Libya developments: NATO agrees in principle to protect civilians
Libyan rebels pray while preparing for battle against government forces near the city of Ajdabiya.
March 25th, 2011
06:34 PM ET

Libya developments: NATO agrees in principle to protect civilians

The latest developments on the situation in Libya, where coalition forces launched a series of coordinated airstrikes on Saturday after they were convinced Libyan leader Moammar Gadhafi was not adhering to a cease-fire mandated by the United Nations. Read our complete story and check out our full coverage on unrest in the Arab world. Also, don't miss a gripping, high-resolution gallery of images from Libya.

[6:33 p.m. ET Friday, 12:33 a.m. Saturday in Libya] President Obama will speak to the nation about Libya on Monday evening from the National Defense University at Fort McNair in Washington, D.C., the White House announced.

[4:18 p.m. ET Friday, 10:18 p.m. Friday in Libya] NATO has agreed in principle to protect Libyan civilians and will work out details this weekend, said Gen. Carter Ham, commander of U.S. Africa Command.

Ham, who is overseeing U.S. military involvement in the Libyan mission, said the biggest challenge in going after Moammar Gadhafi's troops and snipers is when they are in close proximity to civilians.

He also said that removing Gadhafi by military means is not the aim of the mission.

[1:10 p.m. ET Friday, 7:10 p.m. Friday in Libya] Canadian Lt. Gen. Charlie Bouchard will command the NATO military campaign over Libya, CNN has confirmed.

[11:45 a.m. ET Friday, 5:45 p.m. Friday in Libya] British Tornado fighter jets identified Libyan tanks with their weapons pointed north toward the eastern Libyan city of Ajdabiya and destroyed them, Air Vice Marshall Phil Osborne said Friday.

[10:00 a.m. ET Friday, 4:00 p.m. Friday in Libya] The Libyan delegation attending an African Union meeting in Ethiopia said Friday that Libya is committed to a cease-fire and is ready to let the African Union monitor the cease-fire.

"We demand the cessation of the air bombardment and the naval blockade carried out by Western forces and the United States, for the invalidity of its argument to protect civilians since it is killing them by the hundreds and is attacking and destroying our armed forces, and paving the way for the other side to attack," said Mohammed al-Zwai, speaker of the Libyan People's Assembly.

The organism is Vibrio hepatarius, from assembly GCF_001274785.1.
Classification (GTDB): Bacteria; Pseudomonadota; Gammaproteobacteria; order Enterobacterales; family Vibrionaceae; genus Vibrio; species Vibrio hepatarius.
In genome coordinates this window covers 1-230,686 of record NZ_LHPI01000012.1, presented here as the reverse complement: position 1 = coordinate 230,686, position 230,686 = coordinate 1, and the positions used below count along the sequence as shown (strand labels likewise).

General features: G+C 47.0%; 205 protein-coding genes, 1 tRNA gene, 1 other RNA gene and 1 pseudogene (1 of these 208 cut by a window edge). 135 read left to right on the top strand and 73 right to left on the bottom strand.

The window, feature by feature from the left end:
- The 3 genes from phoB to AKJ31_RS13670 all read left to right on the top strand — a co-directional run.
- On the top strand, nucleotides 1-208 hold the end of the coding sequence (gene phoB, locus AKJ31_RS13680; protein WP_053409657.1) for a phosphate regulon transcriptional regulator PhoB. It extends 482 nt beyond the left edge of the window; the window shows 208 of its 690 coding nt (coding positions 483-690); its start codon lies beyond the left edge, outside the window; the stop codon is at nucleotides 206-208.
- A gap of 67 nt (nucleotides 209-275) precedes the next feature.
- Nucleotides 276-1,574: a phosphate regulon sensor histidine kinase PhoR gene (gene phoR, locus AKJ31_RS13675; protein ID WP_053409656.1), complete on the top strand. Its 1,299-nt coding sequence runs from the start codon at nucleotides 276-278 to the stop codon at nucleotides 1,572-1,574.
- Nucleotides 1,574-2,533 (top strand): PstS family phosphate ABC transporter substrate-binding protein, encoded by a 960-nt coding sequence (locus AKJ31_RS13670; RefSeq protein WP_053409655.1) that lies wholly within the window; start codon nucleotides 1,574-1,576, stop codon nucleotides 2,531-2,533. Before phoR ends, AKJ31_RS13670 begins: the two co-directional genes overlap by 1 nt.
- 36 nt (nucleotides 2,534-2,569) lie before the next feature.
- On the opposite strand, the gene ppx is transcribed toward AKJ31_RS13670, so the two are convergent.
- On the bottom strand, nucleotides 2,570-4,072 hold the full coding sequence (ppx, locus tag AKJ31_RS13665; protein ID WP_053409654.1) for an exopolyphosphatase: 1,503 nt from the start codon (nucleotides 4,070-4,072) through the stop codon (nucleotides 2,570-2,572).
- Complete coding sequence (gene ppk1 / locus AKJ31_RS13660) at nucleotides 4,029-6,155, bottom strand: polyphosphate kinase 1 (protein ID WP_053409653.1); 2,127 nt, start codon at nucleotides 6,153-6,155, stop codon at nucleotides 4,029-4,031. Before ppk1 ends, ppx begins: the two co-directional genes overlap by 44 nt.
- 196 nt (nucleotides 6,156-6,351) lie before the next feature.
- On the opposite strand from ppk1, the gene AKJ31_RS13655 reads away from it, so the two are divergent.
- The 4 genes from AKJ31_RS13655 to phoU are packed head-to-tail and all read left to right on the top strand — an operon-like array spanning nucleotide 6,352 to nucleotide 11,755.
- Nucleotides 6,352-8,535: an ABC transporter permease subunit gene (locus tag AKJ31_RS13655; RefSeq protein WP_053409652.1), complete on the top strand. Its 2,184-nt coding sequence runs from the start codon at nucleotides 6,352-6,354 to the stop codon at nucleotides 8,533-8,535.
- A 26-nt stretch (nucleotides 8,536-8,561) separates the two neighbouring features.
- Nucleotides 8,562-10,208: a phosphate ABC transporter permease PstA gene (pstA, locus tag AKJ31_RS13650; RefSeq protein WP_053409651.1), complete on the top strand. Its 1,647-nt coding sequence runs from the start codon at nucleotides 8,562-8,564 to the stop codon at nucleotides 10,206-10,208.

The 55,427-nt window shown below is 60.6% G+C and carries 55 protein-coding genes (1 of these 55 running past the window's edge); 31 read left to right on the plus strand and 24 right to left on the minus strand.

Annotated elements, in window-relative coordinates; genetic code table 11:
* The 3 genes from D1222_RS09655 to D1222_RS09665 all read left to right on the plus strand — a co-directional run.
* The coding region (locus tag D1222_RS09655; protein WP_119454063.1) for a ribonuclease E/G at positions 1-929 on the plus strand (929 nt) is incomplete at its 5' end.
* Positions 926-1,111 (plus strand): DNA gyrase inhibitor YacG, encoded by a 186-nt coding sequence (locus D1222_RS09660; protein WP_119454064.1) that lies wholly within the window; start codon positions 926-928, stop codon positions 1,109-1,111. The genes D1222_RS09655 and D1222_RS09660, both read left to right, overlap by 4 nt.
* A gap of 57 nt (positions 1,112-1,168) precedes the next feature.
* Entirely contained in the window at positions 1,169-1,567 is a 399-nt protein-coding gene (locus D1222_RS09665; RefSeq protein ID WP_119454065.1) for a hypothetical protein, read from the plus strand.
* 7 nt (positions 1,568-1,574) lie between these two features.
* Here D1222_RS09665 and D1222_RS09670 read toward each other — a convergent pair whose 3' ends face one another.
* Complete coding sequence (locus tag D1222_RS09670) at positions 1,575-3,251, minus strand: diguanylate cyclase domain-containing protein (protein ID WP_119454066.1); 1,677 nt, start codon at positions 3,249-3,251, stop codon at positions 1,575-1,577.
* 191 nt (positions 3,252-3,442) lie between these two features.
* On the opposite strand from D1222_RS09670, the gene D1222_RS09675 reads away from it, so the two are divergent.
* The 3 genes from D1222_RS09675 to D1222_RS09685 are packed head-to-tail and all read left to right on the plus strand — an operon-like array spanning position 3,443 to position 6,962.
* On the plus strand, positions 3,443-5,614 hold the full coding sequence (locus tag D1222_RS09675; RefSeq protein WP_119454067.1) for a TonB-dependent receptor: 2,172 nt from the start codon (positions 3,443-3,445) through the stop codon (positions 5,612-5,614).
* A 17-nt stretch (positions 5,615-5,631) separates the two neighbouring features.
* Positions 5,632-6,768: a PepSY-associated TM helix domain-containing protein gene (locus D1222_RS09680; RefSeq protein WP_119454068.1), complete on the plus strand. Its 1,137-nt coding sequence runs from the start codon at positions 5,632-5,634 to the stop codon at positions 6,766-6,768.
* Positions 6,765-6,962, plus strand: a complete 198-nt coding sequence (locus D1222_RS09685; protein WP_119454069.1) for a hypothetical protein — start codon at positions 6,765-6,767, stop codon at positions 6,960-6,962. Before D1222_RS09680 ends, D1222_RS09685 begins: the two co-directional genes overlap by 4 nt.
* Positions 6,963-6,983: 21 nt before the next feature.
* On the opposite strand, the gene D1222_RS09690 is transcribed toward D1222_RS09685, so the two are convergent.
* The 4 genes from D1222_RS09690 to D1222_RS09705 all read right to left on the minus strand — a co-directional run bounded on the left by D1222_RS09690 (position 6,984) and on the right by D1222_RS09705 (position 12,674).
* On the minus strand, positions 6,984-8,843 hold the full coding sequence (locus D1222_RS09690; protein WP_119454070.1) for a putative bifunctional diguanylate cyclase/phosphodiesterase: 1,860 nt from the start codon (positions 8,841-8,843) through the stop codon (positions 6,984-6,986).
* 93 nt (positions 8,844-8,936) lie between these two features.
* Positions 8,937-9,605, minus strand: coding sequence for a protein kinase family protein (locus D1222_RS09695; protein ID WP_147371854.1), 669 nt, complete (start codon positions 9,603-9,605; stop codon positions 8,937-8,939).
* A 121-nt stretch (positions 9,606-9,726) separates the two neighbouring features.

[3:15 a.m. ET Friday, 7:15 a.m. Friday in Libya] The UAE Minister of Foreign Affairs, Sheikh Abdulla bin Zayed Al Nahyan issued a statement Friday saying that the UAE air force will send 12 aircraft to help patrol and enforce the No Fly Zone in Libya, and that participation will start in the coming days.

Warplanes roared through the skies over the Libya capital, Tripoli, early Friday, dropping bombs on the outskirts of the city where military bases are located.

In Ajdabiya, about 430 miles (700 km) south-southeast of the capital, the British Ministry of Defense on Friday reported airstrikes on "Libyan armoured vehicles which were threatening the civilian population."

NATO members agreed to take over enforcement of the no-fly zone over Libya. Under the agreement, NATO forces will be able to close air space to all flights except for humanitarian ones and will be able to use force in self-defense.

That mandate is not being interpreted as a license to attack Libyan government troops who may be threatening unarmed civilians.

Michael Burns, a former U.S. ambassador to NATO, said he expects the defense alliance to take over command of the entire operation in a few days to keep pressure on Libyan leader Moammar Gadhafi.

"The no-flight zone alone can not protect the civilians of Libya," Burns said on CNN's "AC360" Thursday night "Gadhafi is still attacking ... He is still on the move in some places."

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Filed under: Libya • War • World
soundoff (129 Responses)
  1. nell

    I honestly believe the media is blowing this situation out of the sky. I listened carefully to what the commentators said, each one was blasting the same crap, " we don't understand" all day long. One certain cable news operation is beginning to sound just like Fox. They want to keep the madness going and it's shameful.

    March 25, 2011 at 10:47 pm | Report abuse |
  2. morris wise

    A long stalemate would starve Libyans, they would then be happy accepting a NATO appointed administrator. He would form a benevolent new government who would supply food to the conquered and hand out oil contracts to the conquerors.

    March 25, 2011 at 10:53 pm | Report abuse |
  3. HIH

    Why not make the Arab league be the front on this? It should be Muslims telling Muslims this will not be tolerated not the western countries. Then if your going to loose the dogs of war take off the leash, get it done with overwhelming power and force.

    March 25, 2011 at 10:54 pm | Report abuse |
  4. Jazz7

    @ the Bird , this guy has to much time on his hands.

    March 25, 2011 at 11:02 pm | Report abuse |
  5. L64

    Seems almost all news is biased. I watch public television news and bbc. I think they show more balance.

    March 25, 2011 at 11:33 pm | Report abuse |
  6. Lila1350